Table 3. Preventive home fortification trials of folic acid and other micronutrients and malaria-related endpoints
|South Africa, (Smuts et al. 2005)||6–12 months:||Daily foodlet with 88 μg of folic acid, 10 mg iron plus 12 other micronutrients; weekly foodlet with 176 μg folic acid, 20 mg iron plus 12 other micronutrients; daily 10 mg iron foodlet; or placebo.||Planned follow-up 6 months||Prevalence of fever on the day of contact||Daily multi-nutrient||10.6||P > 0.05 for across-group comparisons. No information on malaria treatment or bed net use available.|
|Ghana, (Adu-Afarwuah, 2007, 2008||6 months||Daily micronutrient powder (150 μg folic acid, 12.5 mg iron plus four other micronutrients), crushable Nutritabs (80 μg folic acid, 9 mg iron, plus 14 other micronutrients), lipid-based spread (108 kcal, 80 μg folic acid, 9 mg iron, plus 17 other micronutrients); or no intervention.||Planned follow-up 6 months||Prevalence of fever on the day of contact||Micronutrient powder||3.3||P = 0.43 for across-group comparisons. No information on malaria treatment or bed net use available.|
|Positive malaria smear at 12 months||Micronutrient powder||2.0||P = 0.16 for across-group comparisons.|
|Kenya, (Suchdev 2009, 2012)||6–35 months||Marketing of micronutrient powder containing (150 μg folic acid, 12.5 mg iron and 12 other micronutrients) vs. control.||12 months*||Prevalence of malaria parasitaemia||Intervention village||No effect a||Average weekly powder use 0.7–0.9 sachets. Insecticide-treated bed net use 83%.|
|Control village||1.00 (REF)|
| || |
|Malaria clinic visit or hospitalisation||Powder use b||0.99 (0.91–1.07)c|
|Powder non-use b||1.00 (REF) c|
There are multiple limitations of these home fortification trials in the current context. Given that folic acid was delivered alongside other micronutrients, it is impossible to isolate single-nutrient effects. The trials were not designed and powered to detect small increases in malarial morbidity. As recently described, the limited duration and, in the case of the study from Kenya the low dosages of home fortificants consumed, make generalisations impossible for programmes where home fortificants are used for longer durations and with higher frequency (Dewey & Baldiviez 2012).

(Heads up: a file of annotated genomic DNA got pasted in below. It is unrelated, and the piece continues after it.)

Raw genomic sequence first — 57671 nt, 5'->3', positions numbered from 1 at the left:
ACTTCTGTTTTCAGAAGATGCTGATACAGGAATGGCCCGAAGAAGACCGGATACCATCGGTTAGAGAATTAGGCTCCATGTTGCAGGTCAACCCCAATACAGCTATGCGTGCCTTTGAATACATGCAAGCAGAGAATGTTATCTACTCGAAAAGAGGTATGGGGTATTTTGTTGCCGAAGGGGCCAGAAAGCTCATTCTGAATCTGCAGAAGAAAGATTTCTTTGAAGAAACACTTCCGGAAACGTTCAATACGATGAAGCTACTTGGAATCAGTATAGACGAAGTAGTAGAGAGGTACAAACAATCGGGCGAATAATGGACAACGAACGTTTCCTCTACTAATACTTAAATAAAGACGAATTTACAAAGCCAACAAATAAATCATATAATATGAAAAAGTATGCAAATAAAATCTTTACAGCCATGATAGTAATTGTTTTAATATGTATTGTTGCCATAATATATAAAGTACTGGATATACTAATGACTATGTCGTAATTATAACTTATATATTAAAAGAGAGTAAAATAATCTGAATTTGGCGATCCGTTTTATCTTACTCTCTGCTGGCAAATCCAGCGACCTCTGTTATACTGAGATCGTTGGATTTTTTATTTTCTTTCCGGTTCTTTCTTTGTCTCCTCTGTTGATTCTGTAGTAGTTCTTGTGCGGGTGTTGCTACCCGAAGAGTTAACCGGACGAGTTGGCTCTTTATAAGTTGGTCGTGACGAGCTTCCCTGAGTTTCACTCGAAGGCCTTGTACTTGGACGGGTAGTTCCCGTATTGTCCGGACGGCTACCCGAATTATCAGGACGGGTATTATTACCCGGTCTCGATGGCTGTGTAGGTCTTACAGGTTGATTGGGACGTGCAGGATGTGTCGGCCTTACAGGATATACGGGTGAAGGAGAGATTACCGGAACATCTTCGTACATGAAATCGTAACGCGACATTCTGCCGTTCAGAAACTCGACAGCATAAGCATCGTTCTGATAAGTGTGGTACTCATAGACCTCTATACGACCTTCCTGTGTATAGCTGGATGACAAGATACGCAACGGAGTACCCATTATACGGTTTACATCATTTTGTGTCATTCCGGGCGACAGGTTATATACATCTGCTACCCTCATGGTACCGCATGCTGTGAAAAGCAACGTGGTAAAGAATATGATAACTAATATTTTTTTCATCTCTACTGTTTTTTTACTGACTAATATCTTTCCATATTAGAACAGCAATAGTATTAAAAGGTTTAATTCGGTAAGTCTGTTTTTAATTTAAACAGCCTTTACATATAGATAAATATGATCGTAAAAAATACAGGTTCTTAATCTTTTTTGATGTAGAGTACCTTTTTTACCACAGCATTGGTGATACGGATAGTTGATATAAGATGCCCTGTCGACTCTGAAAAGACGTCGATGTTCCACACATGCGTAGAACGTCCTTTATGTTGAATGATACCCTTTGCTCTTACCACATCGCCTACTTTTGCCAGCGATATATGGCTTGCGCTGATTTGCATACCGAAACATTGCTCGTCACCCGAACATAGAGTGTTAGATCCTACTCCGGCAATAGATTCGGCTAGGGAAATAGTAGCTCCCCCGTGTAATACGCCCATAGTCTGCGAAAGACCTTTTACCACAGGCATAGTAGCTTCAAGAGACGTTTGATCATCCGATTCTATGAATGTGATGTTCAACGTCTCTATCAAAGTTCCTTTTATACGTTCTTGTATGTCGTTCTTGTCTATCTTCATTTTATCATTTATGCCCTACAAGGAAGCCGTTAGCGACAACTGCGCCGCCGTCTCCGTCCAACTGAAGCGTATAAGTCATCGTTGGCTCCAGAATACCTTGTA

In trials conducted among children with malaria, supraphysiological dosages of folic acid were used to address the concern of depleted folate stores and increases in folate requirements owing to malarial haemolysis (Menendez et al. 2000). In a study from Gambia among children with uncomplicated P. falciparum malaria receiving SP, 10 mg folic acid (representing 113 times the RNI), or 5 mg for children <15 kg, led to a higher treatment failure rate as compared to placebo (van Hensbroek et al. 1995) (Table 4). In a study among Kenyan adults and children with anaemia and uncomplicated P. falciparum malaria receiving SP and iron, adjuvant supplemental folic acid (2.5 mg of folic acid d−1 if <2 years of age and 5 mg a day if ≥2 years of age) had no effect on clinical failure, but increased parasitologic failure (Carter et al. 2005). In a trial among Zambian children with P. falciparum malaria and anaemia, a 2-week treatment with folic acid (1 mg d−1) increased parasitaemia among children treated with the antifolate antimalarial drug SP but not in the group receiving the antifolate drug proguanil alongside atovaquone (Mulenga et al. 2006). These studies raise concerns that supraphysiological dosages of folic acid may inhibit SP drug activity.
Table 4. Therapeutic folic acid supplementation trials during malaria infection